In the West End of London, amidst
theaterland, clubs, cafes, and shops, lurk the females of Soho and Covent
Though their winter attire appears at the outset to be quite
similar to the Sloane Ranger, their style tends toward the slightly more
casual—a shift from Posh to Sporty Spice. Instead of the square toed
leather loafer, she wears trainers under her overly long flared black
trousers, but she is more practical than the Camden female, and her shoes
keep her much closer to the ground. Instead of the double breasted wool
overcoat, she wears padded and quilted flight jackets in shiny gray and
silver, reaching to either her waist or ankles.
Despite the 40 year gap in time, girls wearing mod haircuts still browse Ben Sherman clothing in stores along Soho’s Carnaby Street, though their overgrown locks are kept in control with multiple brightly coloured butterfly clips. Where the flower-sellers once stood under the awnings of Covent Garden in corsets and bustles, now this London girl stands watching buskers working the crowds, while wearing sheer skirts layered over dark trousers, and keeps warm under down-filled ski vests.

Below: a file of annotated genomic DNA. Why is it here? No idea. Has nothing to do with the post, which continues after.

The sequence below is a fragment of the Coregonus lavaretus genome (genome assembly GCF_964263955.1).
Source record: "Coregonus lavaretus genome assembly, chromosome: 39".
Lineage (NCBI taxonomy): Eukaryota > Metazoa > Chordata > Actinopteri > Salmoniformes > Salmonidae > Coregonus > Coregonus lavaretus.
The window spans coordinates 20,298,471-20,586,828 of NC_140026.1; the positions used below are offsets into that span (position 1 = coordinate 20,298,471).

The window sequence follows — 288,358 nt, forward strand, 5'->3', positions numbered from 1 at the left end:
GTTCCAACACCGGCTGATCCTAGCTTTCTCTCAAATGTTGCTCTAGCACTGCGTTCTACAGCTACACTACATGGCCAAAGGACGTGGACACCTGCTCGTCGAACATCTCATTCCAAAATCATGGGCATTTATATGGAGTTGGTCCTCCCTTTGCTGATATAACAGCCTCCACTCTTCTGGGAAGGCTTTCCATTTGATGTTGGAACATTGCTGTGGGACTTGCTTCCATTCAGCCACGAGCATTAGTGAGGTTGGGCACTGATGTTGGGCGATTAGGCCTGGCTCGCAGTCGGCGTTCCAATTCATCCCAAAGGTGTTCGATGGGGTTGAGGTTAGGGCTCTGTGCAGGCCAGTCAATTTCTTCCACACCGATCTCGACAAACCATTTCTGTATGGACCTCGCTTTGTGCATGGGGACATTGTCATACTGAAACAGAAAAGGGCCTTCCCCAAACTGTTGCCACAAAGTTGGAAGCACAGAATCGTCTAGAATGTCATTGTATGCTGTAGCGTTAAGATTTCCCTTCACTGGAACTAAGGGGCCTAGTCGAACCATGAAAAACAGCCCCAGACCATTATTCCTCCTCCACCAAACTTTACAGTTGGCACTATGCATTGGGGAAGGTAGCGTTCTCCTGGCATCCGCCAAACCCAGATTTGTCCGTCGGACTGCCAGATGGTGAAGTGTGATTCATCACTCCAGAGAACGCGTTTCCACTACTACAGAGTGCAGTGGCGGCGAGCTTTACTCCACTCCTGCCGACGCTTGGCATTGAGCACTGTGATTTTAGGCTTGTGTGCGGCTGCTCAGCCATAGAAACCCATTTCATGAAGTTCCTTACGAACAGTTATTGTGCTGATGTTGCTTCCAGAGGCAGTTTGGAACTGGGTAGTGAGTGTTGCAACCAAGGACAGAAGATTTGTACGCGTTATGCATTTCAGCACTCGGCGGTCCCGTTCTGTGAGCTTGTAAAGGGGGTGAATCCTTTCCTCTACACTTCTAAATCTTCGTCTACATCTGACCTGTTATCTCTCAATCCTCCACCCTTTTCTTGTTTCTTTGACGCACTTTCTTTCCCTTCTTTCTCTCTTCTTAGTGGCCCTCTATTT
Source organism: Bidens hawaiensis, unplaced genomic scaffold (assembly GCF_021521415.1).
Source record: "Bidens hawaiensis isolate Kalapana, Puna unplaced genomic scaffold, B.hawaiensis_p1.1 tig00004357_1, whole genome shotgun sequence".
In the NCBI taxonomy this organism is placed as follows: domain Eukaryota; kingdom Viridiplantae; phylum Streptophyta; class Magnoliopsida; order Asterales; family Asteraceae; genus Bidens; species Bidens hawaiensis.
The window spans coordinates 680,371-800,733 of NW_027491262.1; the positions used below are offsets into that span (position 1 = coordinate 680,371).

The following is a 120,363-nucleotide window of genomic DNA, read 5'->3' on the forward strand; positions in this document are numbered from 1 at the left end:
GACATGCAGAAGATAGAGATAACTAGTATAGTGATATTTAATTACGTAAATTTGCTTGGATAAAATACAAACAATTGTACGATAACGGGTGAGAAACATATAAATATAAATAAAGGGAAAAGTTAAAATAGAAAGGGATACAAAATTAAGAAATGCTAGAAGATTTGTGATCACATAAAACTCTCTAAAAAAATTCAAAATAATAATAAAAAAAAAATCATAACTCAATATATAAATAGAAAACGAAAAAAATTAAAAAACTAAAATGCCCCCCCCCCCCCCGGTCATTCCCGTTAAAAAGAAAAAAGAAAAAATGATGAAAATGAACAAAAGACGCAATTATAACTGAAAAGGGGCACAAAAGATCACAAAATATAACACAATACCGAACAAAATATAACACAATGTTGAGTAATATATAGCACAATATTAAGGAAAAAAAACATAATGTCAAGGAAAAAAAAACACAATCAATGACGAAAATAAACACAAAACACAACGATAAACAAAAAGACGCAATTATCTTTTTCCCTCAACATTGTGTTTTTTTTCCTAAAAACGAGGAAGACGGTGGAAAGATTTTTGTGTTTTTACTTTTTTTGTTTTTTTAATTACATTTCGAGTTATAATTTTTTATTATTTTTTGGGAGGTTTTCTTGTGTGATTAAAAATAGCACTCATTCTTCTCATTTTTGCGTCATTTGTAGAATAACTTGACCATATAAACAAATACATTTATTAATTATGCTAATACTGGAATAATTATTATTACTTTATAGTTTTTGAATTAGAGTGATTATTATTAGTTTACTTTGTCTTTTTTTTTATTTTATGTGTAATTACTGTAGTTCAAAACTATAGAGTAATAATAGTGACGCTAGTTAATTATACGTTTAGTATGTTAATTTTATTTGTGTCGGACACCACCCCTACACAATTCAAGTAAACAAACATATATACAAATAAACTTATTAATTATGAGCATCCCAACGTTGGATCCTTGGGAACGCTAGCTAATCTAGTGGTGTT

And no outfit is complete for this girl without a multi-zippered backpack that goes across one shoulder with a handy pocket in front for her tube pass.
No matter what area of London these city girls associate themselves with, there is one common accessory they all share. Practical for all, and fitting with the images of Camden, Chelsea, Covent Garden, Soho, and Kensington, mobile phones match, mismatch, clash and complement every possible clothing combination. The universal accessory that binds them: the mobile makes a London girl.
Aly Wolff-Mills is a clothing designer currently living in London. We featured Aly's work in 1999 in an article titled "Post Fallout Glam." To see it, click here.
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